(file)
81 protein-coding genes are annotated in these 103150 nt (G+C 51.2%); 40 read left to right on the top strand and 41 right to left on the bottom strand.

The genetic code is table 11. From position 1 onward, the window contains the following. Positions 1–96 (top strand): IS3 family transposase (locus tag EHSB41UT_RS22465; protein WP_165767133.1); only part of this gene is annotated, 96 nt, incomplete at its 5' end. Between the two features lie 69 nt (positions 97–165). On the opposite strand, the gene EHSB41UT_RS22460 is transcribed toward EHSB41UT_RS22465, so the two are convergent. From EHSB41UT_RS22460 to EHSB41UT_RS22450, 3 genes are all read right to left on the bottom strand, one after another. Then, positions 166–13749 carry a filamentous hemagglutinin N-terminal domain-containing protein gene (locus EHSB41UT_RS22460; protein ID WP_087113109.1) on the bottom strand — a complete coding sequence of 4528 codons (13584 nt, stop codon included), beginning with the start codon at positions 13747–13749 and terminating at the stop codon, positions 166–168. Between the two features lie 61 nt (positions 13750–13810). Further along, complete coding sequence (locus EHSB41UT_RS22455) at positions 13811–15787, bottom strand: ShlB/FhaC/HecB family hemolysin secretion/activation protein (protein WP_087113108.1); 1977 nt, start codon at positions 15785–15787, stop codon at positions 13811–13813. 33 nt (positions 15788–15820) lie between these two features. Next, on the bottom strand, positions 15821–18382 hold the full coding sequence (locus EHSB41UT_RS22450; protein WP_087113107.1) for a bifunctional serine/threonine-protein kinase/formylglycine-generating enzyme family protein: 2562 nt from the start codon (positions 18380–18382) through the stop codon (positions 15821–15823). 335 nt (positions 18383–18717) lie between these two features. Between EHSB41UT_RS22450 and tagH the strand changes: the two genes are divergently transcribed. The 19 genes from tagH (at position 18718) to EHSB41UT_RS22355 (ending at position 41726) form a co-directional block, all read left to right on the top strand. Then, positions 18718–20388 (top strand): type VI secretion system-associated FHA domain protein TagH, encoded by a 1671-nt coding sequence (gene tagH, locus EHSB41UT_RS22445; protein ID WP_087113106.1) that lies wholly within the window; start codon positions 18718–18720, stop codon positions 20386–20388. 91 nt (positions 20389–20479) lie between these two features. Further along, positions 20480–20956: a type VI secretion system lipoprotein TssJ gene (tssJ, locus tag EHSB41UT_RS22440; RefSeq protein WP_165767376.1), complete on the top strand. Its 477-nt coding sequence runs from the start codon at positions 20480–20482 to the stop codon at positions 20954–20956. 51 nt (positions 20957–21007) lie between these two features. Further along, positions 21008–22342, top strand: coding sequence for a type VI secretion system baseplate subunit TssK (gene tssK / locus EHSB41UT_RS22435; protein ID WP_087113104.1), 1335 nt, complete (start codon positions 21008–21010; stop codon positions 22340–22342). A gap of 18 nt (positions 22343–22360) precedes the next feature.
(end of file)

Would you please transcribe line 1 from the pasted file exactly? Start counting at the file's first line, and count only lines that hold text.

81 protein-coding genes are annotated in these 103150 nt (G+C 51.2%); 40 read left to right on the top strand and 41 right to left on the bottom strand.